Paint and varnish

A tin of International Perfection Plus 2-pack varnish
The UK MCA recommend 2-pack paint and varnish such as International Perfection Plus on new wooden builds and restorations. It is expensive, it needs special thinners rather than white spirit, but it gives the hardest, longest lasting finish, good UV protection and the best lusture.
Wooden Mirror dinghy with fittings removed freshly varnished
Most, it not all, marine paint brands have a 2-pack product in their range.
Here are some top tips regarding the use of International 2 pack.
  1. The hardener is, I understand, to some extent moisture cured. So it's best to keep it in a warm dry place (like the airing cupboard). The varnish part is OK the the garage. Sadly, once opened, the hardener will go off eventually, and you can't buy it separately. Even unopened hardener will start to go off eventually (after about 3 years). As far as I can see, the hardener for the paint & for the varnish are identical, so I just have one tin of hardener open at a time and use if for paint or varnish as required.
  2. Once you can't get any more hardener out of the tin via the spout, you can get the remaining hardener out by taking the tin lid off (sadly you may need to bend the lid to get it off). Apart from 'waste not, want not', this can help get one tin of hardener to cure more than one tin of paint/varnish, which is alway useful. If you save the lids of empty tins of paint or varnish, you can can use these on the tin of hardener.
  3. I don't bother with International 'Universal Clear Primer' (UCP) or 'Clear Wood Sealer'. I just prime bare wood areas with slightly thinned varnish (I think they suggest thinning 10% with Thinners no 9). In my experience the UCP discolours at a faster rate than varnish in UV light, so you have to revarnish a patch of bare wood, and prime with UCP, it can end up a slightly different colour to the surronding wood.

International Yacht Paints Guide to Boat Painting

BOAT FINISHING isn’t just a cover-up job. It’s for protection. By bearing in mind some straightforward rules you can make your boat a winner and save yourself a lot of trouble later on in the season. To this end, International Yacht Paints have produced four practical booklets giving you all the information you need on antifoulings, glass fibre, varnishes, and general boat painting. It’s not just theory, either. The emphasis on all four is on doing it yourself with International’s years of experience to back you.

When the surface has been sandpapered smooth, the question of removing the sanding-down dust must be tackled. The best way to do this is with a vacuum cleaner, which extracts the dust from the grain and leaves the surface dust-free, If a vacuum cleaner is not available a vigorous brushing along the grain will remose much of the dust which is lodged there.

The Penetrating Wood Primer used as a first coat is so made that it is comparatively slow drying and has ample time to soak well into the wood and seal it. It will appear reasonably dry after about 24 hours and is finally hardened off by the application of a first coat of Polyurethane. It is not necessary to wait 24 hours before the Polyurethane is applied; indeed, such a wait would be a disadvantage if there were any local dust or contamination in the air which could settle on the Penetrating Wood Primer and stick there.

To get a reasonable drying time it is essential to have both a degree of warmth and a free circulation of air. The evaporation of solvents from the paint and the oxidisation of the varnish part of the paint are only properly achieved in freely circulating air. If, for instance, you are painting in a comparatively small garage with the doors closed, only a certain amount of evaporation and oxidation will take place. The air inside soon becomes overladen with fumes since the air circulation is severely restricted. Under these conditions, paint will remain tacky until the air is changed and the processes of evaporation and oxidation are completed.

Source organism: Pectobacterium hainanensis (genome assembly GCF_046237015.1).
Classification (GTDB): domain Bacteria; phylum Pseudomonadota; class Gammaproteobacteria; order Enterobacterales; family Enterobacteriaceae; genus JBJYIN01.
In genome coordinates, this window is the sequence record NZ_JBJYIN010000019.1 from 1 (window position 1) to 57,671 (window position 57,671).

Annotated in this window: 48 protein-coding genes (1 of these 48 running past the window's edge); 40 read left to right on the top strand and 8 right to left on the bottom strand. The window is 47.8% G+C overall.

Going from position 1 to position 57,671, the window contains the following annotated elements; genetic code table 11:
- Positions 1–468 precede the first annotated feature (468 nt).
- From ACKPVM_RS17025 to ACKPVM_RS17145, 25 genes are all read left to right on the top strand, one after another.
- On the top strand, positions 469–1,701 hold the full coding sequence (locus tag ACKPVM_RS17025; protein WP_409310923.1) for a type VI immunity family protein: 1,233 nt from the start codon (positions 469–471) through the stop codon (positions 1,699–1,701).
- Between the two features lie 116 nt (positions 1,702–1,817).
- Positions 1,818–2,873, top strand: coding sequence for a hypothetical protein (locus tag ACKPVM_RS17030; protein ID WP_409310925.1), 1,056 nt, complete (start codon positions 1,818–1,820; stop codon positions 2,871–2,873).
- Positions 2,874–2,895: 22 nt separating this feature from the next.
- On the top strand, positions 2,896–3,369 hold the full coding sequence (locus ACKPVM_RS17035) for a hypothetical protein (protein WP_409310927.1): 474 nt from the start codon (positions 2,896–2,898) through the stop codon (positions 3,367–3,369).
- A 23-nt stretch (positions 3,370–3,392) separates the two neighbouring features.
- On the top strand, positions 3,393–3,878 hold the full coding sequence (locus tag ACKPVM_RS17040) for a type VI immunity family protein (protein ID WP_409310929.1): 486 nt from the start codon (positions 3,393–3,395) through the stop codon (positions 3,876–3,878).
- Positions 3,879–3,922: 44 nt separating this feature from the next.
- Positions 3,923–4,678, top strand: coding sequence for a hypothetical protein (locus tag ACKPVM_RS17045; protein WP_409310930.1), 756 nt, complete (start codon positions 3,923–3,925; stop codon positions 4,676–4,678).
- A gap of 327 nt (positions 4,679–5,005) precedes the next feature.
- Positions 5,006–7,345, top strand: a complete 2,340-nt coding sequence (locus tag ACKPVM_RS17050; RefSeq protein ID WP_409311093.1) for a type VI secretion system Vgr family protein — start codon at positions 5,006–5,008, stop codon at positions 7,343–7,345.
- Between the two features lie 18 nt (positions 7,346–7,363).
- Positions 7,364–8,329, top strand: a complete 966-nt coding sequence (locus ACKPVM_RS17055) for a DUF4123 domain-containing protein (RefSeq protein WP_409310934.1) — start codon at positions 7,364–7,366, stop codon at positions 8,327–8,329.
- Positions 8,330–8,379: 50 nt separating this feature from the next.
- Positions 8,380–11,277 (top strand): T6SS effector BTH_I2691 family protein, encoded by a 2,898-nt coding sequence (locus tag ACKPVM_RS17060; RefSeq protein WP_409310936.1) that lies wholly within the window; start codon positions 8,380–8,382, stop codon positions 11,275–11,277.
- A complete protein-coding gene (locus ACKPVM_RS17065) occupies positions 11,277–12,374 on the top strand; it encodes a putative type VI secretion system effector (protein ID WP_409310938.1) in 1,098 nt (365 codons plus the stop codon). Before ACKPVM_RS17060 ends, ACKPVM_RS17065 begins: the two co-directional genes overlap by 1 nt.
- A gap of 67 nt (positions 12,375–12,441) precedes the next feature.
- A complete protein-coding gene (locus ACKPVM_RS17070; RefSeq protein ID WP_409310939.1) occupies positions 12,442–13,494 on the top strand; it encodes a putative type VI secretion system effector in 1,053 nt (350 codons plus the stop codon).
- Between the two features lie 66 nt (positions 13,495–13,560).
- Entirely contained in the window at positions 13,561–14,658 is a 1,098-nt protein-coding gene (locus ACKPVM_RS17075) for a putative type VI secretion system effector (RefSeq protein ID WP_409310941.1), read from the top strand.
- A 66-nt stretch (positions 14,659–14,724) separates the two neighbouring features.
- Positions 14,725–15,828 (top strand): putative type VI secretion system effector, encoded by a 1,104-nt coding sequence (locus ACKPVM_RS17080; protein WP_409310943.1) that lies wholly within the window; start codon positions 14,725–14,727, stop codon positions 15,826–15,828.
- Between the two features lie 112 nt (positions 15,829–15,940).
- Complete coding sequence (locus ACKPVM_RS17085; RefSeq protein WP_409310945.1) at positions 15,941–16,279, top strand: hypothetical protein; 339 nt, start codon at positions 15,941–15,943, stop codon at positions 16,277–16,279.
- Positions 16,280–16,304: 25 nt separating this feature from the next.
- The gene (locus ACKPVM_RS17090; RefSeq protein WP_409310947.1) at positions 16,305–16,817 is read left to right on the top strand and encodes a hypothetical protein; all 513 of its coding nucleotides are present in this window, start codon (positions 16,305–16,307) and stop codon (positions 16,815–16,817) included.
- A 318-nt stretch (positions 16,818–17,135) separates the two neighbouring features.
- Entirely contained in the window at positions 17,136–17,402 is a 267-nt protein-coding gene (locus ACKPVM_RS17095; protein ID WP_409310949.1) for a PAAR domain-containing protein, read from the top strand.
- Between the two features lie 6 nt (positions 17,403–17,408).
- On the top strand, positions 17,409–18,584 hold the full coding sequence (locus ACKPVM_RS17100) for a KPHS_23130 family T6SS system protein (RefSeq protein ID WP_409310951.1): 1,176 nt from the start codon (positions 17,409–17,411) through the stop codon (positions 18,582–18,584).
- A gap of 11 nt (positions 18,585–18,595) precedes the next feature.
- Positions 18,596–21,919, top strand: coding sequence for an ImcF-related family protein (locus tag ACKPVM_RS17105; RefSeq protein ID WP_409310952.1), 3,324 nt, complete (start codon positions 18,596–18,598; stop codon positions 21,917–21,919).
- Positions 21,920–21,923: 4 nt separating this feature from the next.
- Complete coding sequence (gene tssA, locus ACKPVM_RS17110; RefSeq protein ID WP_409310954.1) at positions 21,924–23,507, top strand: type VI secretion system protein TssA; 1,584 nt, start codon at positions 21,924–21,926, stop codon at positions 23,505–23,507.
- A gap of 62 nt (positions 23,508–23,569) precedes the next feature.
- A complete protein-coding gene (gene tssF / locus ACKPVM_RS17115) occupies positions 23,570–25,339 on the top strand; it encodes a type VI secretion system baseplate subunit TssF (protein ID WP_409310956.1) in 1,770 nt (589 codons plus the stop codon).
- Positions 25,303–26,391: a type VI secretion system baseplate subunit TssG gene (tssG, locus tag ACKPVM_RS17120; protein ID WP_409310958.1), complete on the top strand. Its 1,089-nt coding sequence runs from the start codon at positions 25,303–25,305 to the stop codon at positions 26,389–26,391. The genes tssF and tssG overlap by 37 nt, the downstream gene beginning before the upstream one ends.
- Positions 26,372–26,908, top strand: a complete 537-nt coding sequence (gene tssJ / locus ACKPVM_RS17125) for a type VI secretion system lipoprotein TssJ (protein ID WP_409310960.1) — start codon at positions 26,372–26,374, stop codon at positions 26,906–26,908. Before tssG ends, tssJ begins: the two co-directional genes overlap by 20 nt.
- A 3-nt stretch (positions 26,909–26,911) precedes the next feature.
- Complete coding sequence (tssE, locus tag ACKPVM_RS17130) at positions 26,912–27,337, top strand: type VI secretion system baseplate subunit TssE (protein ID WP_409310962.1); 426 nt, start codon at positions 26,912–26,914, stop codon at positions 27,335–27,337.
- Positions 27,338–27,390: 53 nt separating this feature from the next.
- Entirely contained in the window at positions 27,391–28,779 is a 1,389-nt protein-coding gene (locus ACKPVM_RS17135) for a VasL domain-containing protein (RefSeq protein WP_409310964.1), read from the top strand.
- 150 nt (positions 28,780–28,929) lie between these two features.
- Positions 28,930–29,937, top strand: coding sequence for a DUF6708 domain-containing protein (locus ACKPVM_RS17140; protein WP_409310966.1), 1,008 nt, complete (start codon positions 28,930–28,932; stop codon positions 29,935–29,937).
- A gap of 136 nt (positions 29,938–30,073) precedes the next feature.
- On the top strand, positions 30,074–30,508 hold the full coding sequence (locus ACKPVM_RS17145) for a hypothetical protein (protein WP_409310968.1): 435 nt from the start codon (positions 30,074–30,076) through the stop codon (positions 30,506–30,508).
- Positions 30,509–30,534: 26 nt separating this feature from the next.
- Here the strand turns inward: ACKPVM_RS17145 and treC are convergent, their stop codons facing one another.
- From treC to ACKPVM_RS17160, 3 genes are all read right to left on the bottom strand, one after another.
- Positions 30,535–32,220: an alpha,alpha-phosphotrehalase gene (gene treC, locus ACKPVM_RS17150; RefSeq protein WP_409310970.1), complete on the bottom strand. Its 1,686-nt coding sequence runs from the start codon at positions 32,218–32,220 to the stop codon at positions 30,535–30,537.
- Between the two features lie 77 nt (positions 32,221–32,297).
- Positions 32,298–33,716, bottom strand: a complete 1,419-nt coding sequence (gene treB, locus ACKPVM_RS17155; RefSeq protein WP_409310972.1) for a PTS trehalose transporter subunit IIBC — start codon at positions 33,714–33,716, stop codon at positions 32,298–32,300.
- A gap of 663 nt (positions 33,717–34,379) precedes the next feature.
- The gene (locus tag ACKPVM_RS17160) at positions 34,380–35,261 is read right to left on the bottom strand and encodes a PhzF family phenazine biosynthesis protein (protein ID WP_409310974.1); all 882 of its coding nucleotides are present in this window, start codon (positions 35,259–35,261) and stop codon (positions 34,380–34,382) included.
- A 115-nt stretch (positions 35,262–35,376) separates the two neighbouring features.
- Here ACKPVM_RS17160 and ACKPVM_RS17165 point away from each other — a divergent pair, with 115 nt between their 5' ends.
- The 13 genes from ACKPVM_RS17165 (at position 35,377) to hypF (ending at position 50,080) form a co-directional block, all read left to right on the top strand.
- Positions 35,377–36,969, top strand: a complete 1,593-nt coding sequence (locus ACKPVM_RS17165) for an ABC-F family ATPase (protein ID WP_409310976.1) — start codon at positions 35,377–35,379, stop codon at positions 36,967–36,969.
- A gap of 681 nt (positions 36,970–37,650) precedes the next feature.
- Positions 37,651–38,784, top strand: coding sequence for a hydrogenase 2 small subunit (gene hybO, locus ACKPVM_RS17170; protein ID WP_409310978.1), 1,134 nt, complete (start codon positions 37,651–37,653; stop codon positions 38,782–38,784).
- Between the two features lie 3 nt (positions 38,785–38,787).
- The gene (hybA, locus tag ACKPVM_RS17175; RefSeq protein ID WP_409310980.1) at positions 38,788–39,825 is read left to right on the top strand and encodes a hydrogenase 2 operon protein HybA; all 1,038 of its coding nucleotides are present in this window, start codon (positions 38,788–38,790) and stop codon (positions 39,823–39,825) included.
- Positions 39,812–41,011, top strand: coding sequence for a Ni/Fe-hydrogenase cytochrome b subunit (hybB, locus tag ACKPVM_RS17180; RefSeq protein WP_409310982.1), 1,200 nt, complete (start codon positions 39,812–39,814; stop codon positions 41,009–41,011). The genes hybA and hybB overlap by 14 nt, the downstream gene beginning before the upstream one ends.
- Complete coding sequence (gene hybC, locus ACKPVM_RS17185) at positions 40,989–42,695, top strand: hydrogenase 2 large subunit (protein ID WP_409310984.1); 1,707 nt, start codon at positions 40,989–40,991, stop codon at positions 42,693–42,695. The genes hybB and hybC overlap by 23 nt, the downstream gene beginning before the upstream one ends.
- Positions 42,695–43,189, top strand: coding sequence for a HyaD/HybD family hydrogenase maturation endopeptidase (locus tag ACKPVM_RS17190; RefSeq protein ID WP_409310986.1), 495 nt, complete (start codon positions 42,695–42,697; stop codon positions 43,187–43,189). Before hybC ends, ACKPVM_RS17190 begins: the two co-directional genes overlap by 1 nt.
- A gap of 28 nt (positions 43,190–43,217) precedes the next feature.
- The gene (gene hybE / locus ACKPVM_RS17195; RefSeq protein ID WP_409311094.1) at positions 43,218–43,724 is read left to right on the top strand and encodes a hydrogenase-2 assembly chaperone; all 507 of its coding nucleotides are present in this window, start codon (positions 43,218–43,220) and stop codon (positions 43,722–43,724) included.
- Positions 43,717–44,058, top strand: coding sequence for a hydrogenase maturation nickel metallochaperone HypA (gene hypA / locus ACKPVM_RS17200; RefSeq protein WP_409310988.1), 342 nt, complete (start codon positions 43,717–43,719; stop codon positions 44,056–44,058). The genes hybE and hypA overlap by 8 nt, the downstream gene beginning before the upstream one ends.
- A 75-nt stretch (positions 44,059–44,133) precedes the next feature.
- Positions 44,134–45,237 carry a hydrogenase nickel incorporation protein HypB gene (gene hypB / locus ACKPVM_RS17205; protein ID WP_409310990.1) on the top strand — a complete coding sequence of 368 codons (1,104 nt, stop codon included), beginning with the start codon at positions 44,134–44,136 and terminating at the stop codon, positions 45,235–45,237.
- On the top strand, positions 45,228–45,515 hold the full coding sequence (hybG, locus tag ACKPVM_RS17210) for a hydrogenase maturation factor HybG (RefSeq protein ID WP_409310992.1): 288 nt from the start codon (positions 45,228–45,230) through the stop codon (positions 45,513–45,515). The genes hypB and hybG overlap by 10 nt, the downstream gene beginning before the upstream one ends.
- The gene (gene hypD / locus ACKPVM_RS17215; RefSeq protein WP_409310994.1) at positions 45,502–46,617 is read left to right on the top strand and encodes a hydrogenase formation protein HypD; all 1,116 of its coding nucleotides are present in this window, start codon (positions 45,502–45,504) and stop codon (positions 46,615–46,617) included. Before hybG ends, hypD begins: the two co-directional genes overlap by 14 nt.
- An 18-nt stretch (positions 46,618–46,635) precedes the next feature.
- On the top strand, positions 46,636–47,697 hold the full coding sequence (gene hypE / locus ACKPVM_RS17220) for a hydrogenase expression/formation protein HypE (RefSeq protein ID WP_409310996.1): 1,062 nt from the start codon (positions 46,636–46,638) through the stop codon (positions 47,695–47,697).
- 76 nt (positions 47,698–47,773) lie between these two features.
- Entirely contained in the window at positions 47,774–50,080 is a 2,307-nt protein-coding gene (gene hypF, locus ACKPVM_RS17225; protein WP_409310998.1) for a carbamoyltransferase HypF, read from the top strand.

In addition to outlining processes involved, there are fully explanatory sections dealing with choice of material and degree of finish, types of abrasive, and grades of paper. a check list of paint faults and a specification and description of materials.

Varnish should penetrate the timber —- but some timbers are more easy to penetrate than others. Timbers with an oily nature are more resistant to penetration and have better anti-rot properties. The easiest way to assess penetration is to see how quickly and efficiently it absorbs a drop of
paint thinner.

We recommend that first coats of varnish are thinned with the appropriate solvent and worked into the timber with a short bristled brush. For  two-component varnishes special penetrating primers are available.

Two or three coats of varnish should be applied before rubbing down. Varnish should be applied freely and left to flow. The final coat should be applied with a good quality brush with long, flexible hairs, Varnish can be sprayed but it is advisable to brush the first coat to make sure of penetration.

The booklet also outlines International’s six varnishing programmes and describes the full range of International varnishes. There is also a section on possible varnish faults and ways to avoid them.

All four booklets can he obtained free of charge from International Yacht Paints. 24/30 Canute Road, Southampton.

There can be no doubt that the trouble you take to finish your boat properly will pay off in the long run. So don’t cut any corners here — and ensure success.

Editor's note - This article is from Reflections No. 11 Autumn 1973, page 9 and has been captured by OCR, so typos & errors are possible.

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